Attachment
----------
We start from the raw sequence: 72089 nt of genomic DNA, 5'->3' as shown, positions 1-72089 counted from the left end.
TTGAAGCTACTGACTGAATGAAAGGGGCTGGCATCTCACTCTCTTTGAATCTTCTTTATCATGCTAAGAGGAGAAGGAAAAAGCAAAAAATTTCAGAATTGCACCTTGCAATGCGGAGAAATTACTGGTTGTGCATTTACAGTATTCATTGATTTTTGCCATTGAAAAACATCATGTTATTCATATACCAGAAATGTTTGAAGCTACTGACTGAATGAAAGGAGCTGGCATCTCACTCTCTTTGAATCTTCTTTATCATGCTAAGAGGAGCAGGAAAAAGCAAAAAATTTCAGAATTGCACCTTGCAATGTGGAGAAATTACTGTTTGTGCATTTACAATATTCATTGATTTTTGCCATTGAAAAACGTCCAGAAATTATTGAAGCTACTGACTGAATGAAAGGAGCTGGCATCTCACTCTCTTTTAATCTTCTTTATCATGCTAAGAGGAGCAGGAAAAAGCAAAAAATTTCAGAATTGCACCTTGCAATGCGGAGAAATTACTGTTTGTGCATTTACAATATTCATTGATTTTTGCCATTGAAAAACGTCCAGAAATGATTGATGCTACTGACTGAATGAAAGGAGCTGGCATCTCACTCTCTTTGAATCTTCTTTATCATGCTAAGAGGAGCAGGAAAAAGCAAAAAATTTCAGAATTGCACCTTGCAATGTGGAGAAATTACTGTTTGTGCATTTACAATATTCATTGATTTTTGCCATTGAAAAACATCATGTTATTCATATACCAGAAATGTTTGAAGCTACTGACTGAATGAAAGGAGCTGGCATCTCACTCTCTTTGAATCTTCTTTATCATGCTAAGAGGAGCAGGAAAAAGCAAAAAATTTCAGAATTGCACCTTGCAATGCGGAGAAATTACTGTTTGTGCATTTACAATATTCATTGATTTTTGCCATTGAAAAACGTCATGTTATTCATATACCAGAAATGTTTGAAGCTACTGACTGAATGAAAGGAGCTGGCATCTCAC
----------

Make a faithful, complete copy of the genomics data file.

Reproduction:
We start from the raw sequence: 72089 nt of genomic DNA, 5'->3' as shown, positions 1-72089 counted from the left end.
TTGAAGCTACTGACTGAATGAAAGGGGCTGGCATCTCACTCTCTTTGAATCTTCTTTATCATGCTAAGAGGAGAAGGAAAAAGCAAAAAATTTCAGAATTGCACCTTGCAATGCGGAGAAATTACTGGTTGTGCATTTACAGTATTCATTGATTTTTGCCATTGAAAAACATCATGTTATTCATATACCAGAAATGTTTGAAGCTACTGACTGAATGAAAGGAGCTGGCATCTCACTCTCTTTGAATCTTCTTTATCATGCTAAGAGGAGCAGGAAAAAGCAAAAAATTTCAGAATTGCACCTTGCAATGTGGAGAAATTACTGTTTGTGCATTTACAATATTCATTGATTTTTGCCATTGAAAAACGTCCAGAAATTATTGAAGCTACTGACTGAATGAAAGGAGCTGGCATCTCACTCTCTTTTAATCTTCTTTATCATGCTAAGAGGAGCAGGAAAAAGCAAAAAATTTCAGAATTGCACCTTGCAATGCGGAGAAATTACTGTTTGTGCATTTACAATATTCATTGATTTTTGCCATTGAAAAACGTCCAGAAATGATTGATGCTACTGACTGAATGAAAGGAGCTGGCATCTCACTCTCTTTGAATCTTCTTTATCATGCTAAGAGGAGCAGGAAAAAGCAAAAAATTTCAGAATTGCACCTTGCAATGTGGAGAAATTACTGTTTGTGCATTTACAATATTCATTGATTTTTGCCATTGAAAAACATCATGTTATTCATATACCAGAAATGTTTGAAGCTACTGACTGAATGAAAGGAGCTGGCATCTCACTCTCTTTGAATCTTCTTTATCATGCTAAGAGGAGCAGGAAAAAGCAAAAAATTTCAGAATTGCACCTTGCAATGCGGAGAAATTACTGTTTGTGCATTTACAATATTCATTGATTTTTGCCATTGAAAAACGTCATGTTATTCATATACCAGAAATGTTTGAAGCTACTGACTGAATGAAAGGAGCTGGCATCTCAC